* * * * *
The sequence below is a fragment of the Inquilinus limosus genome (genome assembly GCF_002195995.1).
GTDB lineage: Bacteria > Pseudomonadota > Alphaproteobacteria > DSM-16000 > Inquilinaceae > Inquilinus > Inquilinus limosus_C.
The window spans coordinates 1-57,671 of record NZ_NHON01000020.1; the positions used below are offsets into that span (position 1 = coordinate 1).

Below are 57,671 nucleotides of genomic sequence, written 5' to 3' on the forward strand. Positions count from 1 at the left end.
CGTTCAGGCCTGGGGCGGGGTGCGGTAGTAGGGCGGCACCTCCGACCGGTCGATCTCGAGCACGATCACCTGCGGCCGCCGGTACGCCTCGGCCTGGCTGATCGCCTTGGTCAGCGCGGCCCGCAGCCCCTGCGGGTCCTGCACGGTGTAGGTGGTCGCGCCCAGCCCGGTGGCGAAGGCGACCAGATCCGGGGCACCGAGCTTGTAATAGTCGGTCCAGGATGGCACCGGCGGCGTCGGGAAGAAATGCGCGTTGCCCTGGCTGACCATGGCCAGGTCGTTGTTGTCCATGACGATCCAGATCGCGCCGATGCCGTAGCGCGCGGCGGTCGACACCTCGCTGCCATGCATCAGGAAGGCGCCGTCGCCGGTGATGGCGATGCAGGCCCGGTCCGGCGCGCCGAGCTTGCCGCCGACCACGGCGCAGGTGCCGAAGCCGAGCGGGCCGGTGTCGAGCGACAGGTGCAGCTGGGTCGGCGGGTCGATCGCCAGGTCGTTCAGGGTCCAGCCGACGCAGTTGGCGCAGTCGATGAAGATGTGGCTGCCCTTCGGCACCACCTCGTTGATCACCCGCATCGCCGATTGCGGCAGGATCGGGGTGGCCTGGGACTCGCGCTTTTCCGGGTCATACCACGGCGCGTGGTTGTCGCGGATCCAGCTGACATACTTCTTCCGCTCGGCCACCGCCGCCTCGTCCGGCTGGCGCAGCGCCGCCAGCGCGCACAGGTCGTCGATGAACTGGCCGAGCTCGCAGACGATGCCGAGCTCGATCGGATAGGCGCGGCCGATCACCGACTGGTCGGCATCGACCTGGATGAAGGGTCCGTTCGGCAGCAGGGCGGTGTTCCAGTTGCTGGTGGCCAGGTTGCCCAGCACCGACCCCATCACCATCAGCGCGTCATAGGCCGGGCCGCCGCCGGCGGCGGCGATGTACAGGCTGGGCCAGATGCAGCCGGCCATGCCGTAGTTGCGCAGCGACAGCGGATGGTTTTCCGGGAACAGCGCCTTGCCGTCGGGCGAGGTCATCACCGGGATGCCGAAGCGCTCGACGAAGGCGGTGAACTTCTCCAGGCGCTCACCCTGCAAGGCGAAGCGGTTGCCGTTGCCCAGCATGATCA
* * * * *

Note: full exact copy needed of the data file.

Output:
The sequence below is a fragment of the Inquilinus limosus genome (genome assembly GCF_002195995.1).
GTDB lineage: Bacteria > Pseudomonadota > Alphaproteobacteria > DSM-16000 > Inquilinaceae > Inquilinus > Inquilinus limosus_C.
The window spans coordinates 1-57,671 of record NZ_NHON01000020.1; the positions used below are offsets into that span (position 1 = coordinate 1).

Below are 57,671 nucleotides of genomic sequence, written 5' to 3' on the forward strand. Positions count from 1 at the left end.
CGTTCAGGCCTGGGGCGGGGTGCGGTAGTAGGGCGGCACCTCCGACCGGTCGATCTCGAGCACGATCACCTGCGGCCGCCGGTACGCCTCGGCCTGGCTGATCGCCTTGGTCAGCGCGGCCCGCAGCCCCTGCGGGTCCTGCACGGTGTAGGTGGTCGCGCCCAGCCCGGTGGCGAAGGCGACCAGATCCGGGGCACCGAGCTTGTAATAGTCGGTCCAGGATGGCACCGGCGGCGTCGGGAAGAAATGCGCGTTGCCCTGGCTGACCATGGCCAGGTCGTTGTTGTCCATGACGATCCAGATCGCGCCGATGCCGTAGCGCGCGGCGGTCGACACCTCGCTGCCATGCATCAGGAAGGCGCCGTCGCCGGTGATGGCGATGCAGGCCCGGTCCGGCGCGCCGAGCTTGCCGCCGACCACGGCGCAGGTGCCGAAGCCGAGCGGGCCGGTGTCGAGCGACAGGTGCAGCTGGGTCGGCGGGTCGATCGCCAGGTCGTTCAGGGTCCAGCCGACGCAGTTGGCGCAGTCGATGAAGATGTGGCTGCCCTTCGGCACCACCTCGTTGATCACCCGCATCGCCGATTGCGGCAGGATCGGGGTGGCCTGGGACTCGCGCTTTTCCGGGTCATACCACGGCGCGTGGTTGTCGCGGATCCAGCTGACATACTTCTTCCGCTCGGCCACCGCCGCCTCGTCCGGCTGGCGCAGCGCCGCCAGCGCGCACAGGTCGTCGATGAACTGGCCGAGCTCGCAGACGATGCCGAGCTCGATCGGATAGGCGCGGCCGATCACCGACTGGTCGGCATCGACCTGGATGAAGGGTCCGTTCGGCAGCAGGGCGGTGTTCCAGTTGCTGGTGGCCAGGTTGCCCAGCACCGACCCCATCACCATCAGCGCGTCATAGGCCGGGCCGCCGCCGGCGGCGGCGATGTACAGGCTGGGCCAGATGCAGCCGGCCATGCCGTAGTTGCGCAGCGACAGCGGATGGTTTTCCGGGAACAGCGCCTTGCCGTCGGGCGAGGTCATCACCGGGATGCCGAAGCGCTCGACGAAGGCGGTGAACTTCTCCAGGCGCTCACCCTGCAAGGCGAAGCGGTTGCCGTTGCCCAGCATGATCA